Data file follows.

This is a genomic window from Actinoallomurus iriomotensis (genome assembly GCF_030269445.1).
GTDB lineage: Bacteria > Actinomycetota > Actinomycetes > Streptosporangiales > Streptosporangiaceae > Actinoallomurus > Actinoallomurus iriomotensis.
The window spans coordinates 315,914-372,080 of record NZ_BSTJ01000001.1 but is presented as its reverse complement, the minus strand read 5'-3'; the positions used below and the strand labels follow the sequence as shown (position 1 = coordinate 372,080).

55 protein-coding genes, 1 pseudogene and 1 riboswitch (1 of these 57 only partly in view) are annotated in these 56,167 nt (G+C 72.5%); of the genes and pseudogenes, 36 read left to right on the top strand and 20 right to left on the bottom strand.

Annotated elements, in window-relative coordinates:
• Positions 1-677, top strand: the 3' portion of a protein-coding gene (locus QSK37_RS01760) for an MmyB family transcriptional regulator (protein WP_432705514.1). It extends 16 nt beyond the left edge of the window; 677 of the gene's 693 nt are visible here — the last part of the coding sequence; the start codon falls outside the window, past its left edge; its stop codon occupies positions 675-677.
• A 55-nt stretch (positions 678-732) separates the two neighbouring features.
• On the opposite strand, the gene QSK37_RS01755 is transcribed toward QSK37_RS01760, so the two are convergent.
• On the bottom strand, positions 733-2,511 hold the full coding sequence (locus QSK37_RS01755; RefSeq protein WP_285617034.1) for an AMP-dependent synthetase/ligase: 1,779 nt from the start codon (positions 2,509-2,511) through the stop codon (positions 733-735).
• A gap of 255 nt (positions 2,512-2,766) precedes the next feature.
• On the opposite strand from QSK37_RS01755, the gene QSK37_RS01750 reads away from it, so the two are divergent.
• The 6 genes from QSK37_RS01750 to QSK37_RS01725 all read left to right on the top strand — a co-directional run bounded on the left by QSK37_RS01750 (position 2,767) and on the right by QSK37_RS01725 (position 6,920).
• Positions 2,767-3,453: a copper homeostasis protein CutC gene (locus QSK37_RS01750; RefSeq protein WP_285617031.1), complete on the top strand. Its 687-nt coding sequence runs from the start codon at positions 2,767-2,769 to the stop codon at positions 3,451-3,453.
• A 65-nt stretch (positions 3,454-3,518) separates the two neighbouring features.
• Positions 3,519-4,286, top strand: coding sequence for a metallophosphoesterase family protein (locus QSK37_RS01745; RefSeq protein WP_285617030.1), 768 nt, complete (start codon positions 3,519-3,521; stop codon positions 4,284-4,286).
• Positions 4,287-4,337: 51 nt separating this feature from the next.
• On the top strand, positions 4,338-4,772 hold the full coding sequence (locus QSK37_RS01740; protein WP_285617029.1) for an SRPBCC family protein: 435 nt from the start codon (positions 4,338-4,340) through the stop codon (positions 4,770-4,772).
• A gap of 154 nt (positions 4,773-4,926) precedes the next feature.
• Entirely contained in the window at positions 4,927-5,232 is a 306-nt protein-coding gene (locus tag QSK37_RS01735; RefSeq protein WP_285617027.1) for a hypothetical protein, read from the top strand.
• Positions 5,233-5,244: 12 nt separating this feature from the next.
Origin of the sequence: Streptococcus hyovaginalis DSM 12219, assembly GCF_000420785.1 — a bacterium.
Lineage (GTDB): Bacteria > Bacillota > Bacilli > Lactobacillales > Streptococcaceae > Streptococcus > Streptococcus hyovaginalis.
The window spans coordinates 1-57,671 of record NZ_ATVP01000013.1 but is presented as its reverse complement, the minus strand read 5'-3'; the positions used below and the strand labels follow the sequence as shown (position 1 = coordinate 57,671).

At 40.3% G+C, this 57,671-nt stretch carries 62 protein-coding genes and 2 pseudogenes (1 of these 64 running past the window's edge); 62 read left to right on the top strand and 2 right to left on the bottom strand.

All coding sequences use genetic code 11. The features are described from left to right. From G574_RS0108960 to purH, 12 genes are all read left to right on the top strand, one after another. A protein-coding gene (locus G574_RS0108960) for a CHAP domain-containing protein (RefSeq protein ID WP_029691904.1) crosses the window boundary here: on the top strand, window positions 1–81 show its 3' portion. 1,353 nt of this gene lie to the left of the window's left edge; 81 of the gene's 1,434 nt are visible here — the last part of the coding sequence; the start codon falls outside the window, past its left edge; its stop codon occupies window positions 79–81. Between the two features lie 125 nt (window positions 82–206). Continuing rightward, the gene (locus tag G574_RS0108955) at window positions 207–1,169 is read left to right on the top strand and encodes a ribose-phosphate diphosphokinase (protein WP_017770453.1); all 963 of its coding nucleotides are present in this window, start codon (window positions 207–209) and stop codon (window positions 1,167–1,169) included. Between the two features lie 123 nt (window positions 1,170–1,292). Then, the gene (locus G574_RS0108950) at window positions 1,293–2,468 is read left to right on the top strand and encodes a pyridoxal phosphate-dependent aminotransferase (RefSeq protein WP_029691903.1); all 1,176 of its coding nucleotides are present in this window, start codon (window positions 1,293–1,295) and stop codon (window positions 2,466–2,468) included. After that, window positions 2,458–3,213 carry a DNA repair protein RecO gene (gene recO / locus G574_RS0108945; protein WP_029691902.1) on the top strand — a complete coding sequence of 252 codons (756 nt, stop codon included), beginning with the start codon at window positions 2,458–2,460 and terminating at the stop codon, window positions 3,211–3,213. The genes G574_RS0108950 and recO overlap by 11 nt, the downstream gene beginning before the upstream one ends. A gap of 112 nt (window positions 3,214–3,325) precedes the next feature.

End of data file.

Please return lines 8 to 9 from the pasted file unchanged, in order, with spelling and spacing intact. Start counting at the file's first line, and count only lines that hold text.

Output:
• On the opposite strand, the gene QSK37_RS01755 is transcribed toward QSK37_RS01760, so the two are convergent.
• On the bottom strand, positions 733-2,511 hold the full coding sequence (locus QSK37_RS01755; RefSeq protein WP_285617034.1) for an AMP-dependent synthetase/ligase: 1,779 nt from the start codon (positions 2,509-2,511) through the stop codon (positions 733-735).